SENIOR Fianna Fáil TDs are determined that Taoiseach Brian Cowen will not lead them into the likely spring election and say that a move against him will take place once the budget has been passed.
A "fractious" parliamentary party has been left "utterly disillusioned and demoralised" after one of the most seismic weeks in the state's history. The finger of blame is being pointed firmly at Cowen, who deputies say "is beyond repair in the eyes of the public".
A number of backbenchers and more senior figures – not from the dissident wing – told the Sunday Tribune that a leadership challenge would emerge after Christmas. Nothing will happen before then because of the need, in the national interest, to have the four-year budgetary plan and next month's budget passed, they said.
Mary Hanafin is emerging as the most popular option ahead of ministers Brian Lenihan, Dermot Ahern and Micheál Martin, who are usually mentioned in connection with the leadership.
One TD said that Cowen would be moved immediately "if the economic situation was not so serious. We cannot have a heave when the IMF is in town."
Another member of the parliamentary party wryly remarked: "It will be interesting when Cowen's popularity goes below the value of the yield on Irish government bonds."
There are serious doubts that any cabinet minister will publicly back a heave against Cowen and some TDs believe an election is too close to have a challenge. But a number of backbench TDs say there are easily enough of them to move a motion of confidence against the leader.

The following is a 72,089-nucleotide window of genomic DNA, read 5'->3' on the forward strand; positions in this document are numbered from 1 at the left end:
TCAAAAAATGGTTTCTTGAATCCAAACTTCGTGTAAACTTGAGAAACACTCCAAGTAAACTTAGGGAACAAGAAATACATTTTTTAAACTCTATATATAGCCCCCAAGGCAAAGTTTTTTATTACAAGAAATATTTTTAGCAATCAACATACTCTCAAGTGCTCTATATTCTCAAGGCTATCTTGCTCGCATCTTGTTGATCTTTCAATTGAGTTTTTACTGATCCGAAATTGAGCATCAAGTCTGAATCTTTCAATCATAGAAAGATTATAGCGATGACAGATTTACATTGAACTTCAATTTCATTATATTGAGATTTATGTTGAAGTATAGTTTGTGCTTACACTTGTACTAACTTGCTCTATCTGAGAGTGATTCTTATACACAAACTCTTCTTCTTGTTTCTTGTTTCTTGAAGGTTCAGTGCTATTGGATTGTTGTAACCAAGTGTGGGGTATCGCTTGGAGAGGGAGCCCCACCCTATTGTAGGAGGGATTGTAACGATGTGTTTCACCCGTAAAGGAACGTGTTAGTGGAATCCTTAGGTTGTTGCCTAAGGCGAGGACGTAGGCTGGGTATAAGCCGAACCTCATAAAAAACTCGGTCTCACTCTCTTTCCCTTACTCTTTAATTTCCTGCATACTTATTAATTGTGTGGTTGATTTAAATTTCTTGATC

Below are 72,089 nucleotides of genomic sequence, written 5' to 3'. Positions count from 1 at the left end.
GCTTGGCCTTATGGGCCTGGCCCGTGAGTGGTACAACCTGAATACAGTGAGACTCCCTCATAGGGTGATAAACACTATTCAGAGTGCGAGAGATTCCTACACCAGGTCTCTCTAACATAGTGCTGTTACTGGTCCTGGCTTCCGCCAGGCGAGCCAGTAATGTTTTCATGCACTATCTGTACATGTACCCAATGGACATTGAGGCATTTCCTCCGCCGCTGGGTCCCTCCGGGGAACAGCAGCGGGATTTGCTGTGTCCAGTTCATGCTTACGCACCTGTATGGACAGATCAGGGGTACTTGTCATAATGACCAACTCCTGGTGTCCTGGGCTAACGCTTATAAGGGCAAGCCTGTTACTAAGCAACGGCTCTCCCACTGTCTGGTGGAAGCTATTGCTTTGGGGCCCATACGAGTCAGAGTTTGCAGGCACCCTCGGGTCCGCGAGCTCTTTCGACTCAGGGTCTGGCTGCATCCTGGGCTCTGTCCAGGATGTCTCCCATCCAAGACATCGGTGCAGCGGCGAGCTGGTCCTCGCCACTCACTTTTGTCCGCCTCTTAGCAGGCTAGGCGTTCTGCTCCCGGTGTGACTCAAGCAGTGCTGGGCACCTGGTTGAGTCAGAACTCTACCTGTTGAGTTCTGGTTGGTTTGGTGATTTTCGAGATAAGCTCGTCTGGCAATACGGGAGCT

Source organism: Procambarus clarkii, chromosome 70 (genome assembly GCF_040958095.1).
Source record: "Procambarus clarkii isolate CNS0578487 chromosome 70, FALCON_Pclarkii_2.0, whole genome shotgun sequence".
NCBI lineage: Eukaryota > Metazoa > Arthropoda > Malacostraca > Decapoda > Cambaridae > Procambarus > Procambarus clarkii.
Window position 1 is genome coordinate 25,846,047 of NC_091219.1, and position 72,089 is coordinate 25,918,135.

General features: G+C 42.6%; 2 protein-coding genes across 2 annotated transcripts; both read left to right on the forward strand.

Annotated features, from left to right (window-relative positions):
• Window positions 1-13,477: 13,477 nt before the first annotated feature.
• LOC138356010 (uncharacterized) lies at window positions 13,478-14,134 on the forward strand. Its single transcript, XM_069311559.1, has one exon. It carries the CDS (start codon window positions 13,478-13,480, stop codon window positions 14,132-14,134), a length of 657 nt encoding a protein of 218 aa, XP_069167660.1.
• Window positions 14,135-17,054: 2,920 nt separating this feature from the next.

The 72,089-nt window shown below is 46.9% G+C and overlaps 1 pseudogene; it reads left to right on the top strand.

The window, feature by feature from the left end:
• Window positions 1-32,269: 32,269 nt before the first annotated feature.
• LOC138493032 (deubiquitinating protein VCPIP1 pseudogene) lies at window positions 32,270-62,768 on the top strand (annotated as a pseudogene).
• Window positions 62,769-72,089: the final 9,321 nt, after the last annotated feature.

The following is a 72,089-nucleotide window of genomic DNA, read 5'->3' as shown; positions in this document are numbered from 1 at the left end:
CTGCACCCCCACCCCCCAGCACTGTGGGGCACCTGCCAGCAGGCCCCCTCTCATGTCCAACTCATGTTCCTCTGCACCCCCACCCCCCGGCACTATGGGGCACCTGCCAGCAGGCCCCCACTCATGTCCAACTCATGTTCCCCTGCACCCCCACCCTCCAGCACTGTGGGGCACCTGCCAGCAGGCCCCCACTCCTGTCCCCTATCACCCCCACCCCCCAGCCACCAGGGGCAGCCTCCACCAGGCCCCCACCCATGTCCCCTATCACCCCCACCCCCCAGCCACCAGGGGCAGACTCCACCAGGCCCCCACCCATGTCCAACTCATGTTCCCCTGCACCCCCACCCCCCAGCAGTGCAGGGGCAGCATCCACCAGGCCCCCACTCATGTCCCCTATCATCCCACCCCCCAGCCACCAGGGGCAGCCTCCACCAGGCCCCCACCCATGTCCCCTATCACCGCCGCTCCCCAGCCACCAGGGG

There is understood to be one well-regarded backbencher who has made it known he will be willing to act as a stalking horse if required and others said this weekend they would have "no compunction in telling Cowen it's time to move on".
Morale is at such a low ebb in the party that even Pat Rabbitte's outburst against minister Pat Carey on Thursday night's Prime Time did not prompt the usual Fianna Fáil circling of wagons. One senior party figure said: "There was very little Pat Rabbitte said that I could disagree with. We are diminished."
Another TD said, "When I saw [British chancellor] George Osborne on the TV talking about how Britain would be prepared to help, my blood went cold."
There is huge anger within Fianna Fáil at Cowen's handling of the imminent arrival of the IMF delegation last week. "We were spoofing and you can't spoof about this," said a senior party figure.
The latest Red C/Sunday Business Post opinion poll shows the party at just 17%. Fianna Fáil TDs and senators have reported being "chewed out of it" while others say they have been snubbed in the street in their constituencies.